As a way of dealing with the removal of pollutants from farming practices generated wastewater in the EU, we investigate the effect of spreading cattle slurry and inorganic fertiliser on 8×5 m2 and 8×3 m2 areas, referred to surface runoff chemical oxygen demand (COD), ortho-phosphates (o-P) and electrical conductivity (EC) levels, and the efficiency of grass buffer strips of various lengths in removing pollutants from runoff.
The experimental plot was a 15% sloped Lolium perenne pasture. Surface runoff was generated by means of a rainfall simulator working at 47 mm h-1 rainfall intensity. Runoff was sampled by using Gerlach-type troughs situated 2, 4, 6 and 8 m downslope from the amended areas.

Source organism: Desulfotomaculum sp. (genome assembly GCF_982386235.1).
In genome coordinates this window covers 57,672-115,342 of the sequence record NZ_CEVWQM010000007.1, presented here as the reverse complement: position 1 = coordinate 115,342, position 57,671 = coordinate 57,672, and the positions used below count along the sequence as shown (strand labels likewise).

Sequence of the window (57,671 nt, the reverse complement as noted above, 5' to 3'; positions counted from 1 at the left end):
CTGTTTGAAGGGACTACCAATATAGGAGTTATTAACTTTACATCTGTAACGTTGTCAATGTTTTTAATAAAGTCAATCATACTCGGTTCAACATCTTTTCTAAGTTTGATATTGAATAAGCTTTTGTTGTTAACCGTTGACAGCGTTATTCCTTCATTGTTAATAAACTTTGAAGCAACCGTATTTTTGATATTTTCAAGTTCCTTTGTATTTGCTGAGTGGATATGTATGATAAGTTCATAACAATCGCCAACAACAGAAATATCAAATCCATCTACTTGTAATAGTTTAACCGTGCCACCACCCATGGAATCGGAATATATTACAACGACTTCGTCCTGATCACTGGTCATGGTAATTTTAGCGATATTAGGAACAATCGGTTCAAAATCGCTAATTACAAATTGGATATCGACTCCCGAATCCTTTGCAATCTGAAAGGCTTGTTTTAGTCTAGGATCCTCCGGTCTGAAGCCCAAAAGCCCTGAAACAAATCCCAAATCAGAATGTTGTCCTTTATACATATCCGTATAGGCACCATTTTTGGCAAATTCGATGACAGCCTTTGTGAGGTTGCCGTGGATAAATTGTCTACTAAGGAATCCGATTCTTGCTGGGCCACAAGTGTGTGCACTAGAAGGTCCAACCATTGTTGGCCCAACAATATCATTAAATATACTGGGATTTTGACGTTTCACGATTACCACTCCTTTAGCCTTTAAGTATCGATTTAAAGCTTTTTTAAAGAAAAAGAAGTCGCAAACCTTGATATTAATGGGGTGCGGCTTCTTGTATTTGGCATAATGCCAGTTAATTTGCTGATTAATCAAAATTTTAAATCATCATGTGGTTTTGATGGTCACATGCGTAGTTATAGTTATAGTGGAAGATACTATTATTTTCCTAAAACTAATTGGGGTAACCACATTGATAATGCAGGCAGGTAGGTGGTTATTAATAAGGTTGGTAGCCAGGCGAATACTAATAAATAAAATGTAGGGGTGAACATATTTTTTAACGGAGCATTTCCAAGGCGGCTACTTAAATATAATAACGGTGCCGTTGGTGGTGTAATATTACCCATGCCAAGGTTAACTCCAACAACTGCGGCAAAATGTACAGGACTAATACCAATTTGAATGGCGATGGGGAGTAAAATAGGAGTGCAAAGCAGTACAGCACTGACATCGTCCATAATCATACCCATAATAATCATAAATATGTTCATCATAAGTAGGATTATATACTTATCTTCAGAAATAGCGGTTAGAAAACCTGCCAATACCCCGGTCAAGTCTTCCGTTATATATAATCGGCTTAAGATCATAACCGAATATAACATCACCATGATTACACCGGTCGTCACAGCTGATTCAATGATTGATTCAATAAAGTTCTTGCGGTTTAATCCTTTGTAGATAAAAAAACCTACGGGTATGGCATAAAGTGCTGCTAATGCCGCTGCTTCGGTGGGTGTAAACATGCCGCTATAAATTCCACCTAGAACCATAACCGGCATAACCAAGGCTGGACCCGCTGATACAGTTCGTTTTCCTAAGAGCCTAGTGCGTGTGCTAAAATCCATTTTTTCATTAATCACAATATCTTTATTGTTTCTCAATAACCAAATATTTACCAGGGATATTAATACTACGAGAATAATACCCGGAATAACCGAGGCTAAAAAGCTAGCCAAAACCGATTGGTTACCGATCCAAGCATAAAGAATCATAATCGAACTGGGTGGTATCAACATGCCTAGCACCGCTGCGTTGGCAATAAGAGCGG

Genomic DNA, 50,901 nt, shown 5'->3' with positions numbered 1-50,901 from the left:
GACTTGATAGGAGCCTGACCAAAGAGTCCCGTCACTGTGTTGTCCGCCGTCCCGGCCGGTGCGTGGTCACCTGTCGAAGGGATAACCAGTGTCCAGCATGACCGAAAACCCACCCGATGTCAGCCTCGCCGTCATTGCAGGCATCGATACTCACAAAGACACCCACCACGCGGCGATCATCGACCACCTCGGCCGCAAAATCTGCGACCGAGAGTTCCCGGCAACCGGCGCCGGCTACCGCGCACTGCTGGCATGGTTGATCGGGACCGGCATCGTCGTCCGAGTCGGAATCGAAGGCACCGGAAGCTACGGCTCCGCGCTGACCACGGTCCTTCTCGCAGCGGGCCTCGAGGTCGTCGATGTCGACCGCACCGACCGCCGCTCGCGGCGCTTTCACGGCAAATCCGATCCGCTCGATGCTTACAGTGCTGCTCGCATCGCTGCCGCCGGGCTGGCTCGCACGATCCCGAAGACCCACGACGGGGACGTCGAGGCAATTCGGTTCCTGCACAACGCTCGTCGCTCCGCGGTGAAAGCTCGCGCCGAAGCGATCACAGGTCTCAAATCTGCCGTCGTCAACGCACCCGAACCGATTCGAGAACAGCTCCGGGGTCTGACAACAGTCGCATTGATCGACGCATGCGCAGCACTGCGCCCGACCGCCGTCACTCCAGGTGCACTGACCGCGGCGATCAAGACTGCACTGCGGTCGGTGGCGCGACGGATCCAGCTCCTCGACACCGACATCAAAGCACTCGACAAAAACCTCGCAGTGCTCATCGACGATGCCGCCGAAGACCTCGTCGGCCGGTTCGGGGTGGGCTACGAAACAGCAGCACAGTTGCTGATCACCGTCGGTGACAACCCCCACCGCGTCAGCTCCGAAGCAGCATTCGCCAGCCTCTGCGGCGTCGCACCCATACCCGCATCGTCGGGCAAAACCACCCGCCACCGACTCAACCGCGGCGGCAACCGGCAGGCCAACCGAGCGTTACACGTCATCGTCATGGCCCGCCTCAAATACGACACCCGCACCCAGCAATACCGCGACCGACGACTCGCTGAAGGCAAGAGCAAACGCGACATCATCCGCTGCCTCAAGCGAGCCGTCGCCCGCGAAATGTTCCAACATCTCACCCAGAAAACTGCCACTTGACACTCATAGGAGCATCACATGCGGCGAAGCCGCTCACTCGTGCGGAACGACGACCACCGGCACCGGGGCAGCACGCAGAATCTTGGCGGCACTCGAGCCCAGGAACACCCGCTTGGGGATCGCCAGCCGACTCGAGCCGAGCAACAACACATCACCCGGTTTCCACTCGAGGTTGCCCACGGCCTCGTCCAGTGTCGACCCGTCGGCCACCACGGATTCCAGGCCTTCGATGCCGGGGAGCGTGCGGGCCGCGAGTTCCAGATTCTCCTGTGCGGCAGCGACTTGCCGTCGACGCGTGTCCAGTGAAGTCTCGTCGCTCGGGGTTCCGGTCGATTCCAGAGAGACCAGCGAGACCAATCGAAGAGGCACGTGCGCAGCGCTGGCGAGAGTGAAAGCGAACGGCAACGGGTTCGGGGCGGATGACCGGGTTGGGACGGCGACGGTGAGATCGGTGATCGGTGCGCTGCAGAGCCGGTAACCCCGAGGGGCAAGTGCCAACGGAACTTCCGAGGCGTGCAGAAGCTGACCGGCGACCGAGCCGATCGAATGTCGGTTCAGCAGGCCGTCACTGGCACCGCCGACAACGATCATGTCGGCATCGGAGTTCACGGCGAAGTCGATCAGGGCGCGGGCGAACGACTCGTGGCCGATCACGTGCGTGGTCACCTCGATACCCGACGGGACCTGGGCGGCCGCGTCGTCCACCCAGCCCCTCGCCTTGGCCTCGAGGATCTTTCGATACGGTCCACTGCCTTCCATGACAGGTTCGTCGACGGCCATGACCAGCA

During the first rainfall simulation, COD, o-P and EC levels were consistently higher in the slurry zone, more evidently in the larger amended area. During the second and third rainfall simulations, concentration and mass levels show a downslope drift into the buffer zones, with no clear buffer strip length attenuation.
Correlation between runoff and mass drift is clearly higher in the slurry zone.
Percentage attenuation in COD and o-P levels, referred to initial slurry concentrations - including rainfall dilution - were higher than 98%, and higher than 90% for EC.